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Oldtown Pottery, a division of Chestnut Creek School of the Arts, is participating in Galax Downtown Association's Open House Weekend on Saturday from 11 a.m.-7 p.m., with the grand opening of Galax's newest arts and cultural business — a true pottery studio.
During this time, people can meet the Oldtown Pottery co-op members and eight guest artists; see pottery demonstrated; enjoy refreshments served in handcrafted wares; wander through the one-day-only sculpture garden; learn about all of CCSA's upcoming classes and take advantage of the opportunity to purchase unique gifts by local artisans.
The open house — hosted by co-op members Priscilla Melesco, Laura Steinberg, Alexis Jones and Cathleen Weathers — is free and open to the public. Also on display and for sale will be local art, pottery, sculpture and jewelry.
After renovation of the 110 E. Oldtown St. location, the pottery studio opened in April. However, this marks the first big kickoff.
“We want to work with the GDA, and this is a part of that,” said Penny Moseley, associate director of CCSA. “We want the public to see us up and open.”
CCSA's board of advisors and city officials plan to turn downtown Galax into a campus environment for the school. A part of Phase II of the art school, Oldtown Pottery is the first to begin this trend.
Moseley said the Weigands, local artists and owners of the building, approached CCSA organizers in hopes of turning the facility into a pottery studio.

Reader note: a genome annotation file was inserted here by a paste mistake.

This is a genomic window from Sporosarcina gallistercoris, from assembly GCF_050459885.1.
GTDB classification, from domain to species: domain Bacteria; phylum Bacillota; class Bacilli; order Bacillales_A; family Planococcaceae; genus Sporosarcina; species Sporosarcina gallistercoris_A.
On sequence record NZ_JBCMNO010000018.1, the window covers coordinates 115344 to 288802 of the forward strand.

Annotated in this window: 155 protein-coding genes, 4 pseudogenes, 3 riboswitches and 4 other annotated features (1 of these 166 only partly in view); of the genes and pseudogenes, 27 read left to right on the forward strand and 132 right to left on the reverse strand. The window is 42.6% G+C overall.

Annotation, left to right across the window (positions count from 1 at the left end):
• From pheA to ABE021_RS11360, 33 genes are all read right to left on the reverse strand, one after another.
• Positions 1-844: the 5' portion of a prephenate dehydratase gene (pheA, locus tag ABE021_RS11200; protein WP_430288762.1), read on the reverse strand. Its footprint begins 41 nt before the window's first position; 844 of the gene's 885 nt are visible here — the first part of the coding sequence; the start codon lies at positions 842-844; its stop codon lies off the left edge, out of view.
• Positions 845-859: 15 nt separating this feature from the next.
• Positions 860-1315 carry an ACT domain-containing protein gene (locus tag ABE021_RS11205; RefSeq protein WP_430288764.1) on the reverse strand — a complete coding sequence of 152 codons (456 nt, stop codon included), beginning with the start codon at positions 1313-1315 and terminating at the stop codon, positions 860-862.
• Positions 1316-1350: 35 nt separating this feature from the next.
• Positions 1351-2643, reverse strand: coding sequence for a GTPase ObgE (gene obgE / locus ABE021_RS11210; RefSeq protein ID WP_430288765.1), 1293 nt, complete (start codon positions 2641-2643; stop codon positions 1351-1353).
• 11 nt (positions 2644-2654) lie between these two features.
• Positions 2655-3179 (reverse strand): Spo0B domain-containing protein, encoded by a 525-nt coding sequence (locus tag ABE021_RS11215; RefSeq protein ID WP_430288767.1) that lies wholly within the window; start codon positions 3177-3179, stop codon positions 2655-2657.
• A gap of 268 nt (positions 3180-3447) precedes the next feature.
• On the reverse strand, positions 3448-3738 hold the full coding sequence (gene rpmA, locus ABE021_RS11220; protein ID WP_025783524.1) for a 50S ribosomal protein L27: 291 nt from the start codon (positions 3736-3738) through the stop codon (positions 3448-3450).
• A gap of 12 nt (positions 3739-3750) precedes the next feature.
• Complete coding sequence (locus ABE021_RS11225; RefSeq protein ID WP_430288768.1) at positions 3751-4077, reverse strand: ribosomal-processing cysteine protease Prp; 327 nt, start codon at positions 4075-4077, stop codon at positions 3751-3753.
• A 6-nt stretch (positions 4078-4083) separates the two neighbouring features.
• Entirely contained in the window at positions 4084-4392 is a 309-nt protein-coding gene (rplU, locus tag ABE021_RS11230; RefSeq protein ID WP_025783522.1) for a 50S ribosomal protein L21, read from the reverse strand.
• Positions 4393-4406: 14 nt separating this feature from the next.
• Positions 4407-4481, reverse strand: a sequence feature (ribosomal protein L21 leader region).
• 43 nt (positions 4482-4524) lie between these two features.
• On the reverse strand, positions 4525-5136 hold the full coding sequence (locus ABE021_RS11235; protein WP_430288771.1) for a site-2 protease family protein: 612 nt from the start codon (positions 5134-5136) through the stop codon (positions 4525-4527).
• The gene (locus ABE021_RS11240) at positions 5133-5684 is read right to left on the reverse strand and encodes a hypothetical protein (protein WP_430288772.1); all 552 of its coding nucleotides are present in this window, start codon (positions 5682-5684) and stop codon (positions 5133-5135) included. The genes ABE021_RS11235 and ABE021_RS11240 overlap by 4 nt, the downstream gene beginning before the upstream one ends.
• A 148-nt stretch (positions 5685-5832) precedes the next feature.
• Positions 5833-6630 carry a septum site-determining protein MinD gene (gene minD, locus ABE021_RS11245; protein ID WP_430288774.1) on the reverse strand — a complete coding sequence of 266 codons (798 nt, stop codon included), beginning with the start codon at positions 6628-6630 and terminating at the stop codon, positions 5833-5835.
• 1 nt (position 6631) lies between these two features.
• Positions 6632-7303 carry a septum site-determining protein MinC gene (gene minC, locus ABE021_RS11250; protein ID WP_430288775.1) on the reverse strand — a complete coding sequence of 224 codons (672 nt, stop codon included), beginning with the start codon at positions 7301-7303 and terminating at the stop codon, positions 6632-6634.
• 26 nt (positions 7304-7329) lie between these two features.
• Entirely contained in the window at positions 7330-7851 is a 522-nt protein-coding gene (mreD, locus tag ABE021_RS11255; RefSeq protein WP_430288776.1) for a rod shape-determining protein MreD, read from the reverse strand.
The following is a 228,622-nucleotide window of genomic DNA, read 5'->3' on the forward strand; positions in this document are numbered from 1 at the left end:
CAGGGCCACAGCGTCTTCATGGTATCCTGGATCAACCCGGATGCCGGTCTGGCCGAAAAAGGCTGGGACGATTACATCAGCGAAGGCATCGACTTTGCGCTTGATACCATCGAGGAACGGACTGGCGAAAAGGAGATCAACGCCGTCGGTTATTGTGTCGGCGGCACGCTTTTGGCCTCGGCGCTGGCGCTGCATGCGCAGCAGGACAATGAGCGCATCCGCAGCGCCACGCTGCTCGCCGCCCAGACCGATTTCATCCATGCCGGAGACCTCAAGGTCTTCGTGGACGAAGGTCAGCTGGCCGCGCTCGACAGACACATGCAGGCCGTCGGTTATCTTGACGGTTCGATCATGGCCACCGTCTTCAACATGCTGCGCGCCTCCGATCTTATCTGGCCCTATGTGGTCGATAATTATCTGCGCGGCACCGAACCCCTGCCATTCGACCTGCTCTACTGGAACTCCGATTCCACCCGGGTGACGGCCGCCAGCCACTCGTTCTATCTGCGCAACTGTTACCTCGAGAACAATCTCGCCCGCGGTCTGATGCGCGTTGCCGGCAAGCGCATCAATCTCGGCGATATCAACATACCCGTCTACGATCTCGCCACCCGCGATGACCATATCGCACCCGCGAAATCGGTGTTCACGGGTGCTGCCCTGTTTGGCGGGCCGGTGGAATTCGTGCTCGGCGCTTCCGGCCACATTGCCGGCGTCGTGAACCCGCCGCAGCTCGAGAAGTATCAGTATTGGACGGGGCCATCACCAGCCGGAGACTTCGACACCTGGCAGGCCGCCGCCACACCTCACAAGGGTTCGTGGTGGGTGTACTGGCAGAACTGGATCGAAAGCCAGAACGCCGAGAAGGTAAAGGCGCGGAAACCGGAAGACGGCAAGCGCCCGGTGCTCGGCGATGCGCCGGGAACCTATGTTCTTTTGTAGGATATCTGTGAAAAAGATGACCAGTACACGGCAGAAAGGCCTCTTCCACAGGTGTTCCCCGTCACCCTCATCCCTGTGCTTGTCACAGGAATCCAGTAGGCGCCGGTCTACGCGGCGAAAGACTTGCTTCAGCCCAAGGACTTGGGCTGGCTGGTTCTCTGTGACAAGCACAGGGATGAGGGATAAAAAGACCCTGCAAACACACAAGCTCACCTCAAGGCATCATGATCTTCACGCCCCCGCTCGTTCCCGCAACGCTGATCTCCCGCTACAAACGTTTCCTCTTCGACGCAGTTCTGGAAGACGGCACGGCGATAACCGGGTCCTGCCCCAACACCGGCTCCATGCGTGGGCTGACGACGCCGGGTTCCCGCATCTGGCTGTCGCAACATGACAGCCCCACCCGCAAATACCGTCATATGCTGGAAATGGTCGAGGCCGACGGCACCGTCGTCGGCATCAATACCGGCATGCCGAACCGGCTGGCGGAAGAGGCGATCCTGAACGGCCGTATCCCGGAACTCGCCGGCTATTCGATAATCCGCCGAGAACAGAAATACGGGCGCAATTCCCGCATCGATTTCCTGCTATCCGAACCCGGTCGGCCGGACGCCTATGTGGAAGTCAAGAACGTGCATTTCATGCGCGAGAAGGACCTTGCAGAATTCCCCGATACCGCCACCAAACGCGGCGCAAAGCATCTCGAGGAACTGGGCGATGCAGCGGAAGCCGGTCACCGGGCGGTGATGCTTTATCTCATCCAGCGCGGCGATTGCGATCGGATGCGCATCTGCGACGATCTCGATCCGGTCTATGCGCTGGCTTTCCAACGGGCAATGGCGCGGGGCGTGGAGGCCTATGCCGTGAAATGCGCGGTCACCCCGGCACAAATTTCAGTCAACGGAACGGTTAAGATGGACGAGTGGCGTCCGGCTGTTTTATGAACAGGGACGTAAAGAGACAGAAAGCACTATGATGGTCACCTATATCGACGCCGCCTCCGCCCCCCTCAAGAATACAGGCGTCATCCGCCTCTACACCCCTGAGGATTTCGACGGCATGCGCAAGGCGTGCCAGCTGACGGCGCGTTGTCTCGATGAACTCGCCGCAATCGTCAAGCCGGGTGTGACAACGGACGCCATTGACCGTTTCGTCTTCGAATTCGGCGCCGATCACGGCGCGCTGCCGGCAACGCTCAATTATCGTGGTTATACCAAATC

“This is a public-private investment,” said Moseley. “We knew that the main building [located on North Main Street, at the corner of Grayson Street] was too refined for dirty arts. Because of the concrete walls and floors [at Oldtown Pottery], we saw the potential for this building.”
The permanent home for CCSA is undergoing construction and will open early next year.
Moseley said CCSA is hoping to recruit new co-op members and new students during the open house. Becoming a member of the studio allows access to its equipment: six wheels, two electronic kilns, a slab roller, display space for the gallery and clay, glazes and other accessories.
The membership cost includes a monthly fee for unlimited access to top-of-the line equipment. But that's a bargain, said Moseley, who spent $5,000 to set up a minimal amount of pottery equipment at her own home.
Some potters aren't not able to purchase equipment because it's so expensive.
“Being together creates creative energy for artists,” said featured artist Melesco.
CCSA is also forming a pottery guild to host monthly salons — gatherings of intellectual, social and cultural persons to increase knowledge through conversation and demonstrations — that will be open and free to the public.
These salons, or "Wheeling Wednesdays," will be held the second Wednesday of each month from 5:30-7:30 p.m., and artists will discuss pottery and show how to create pieces of art.
"People who have never done this before can come in and see what goes into it," said Moseley.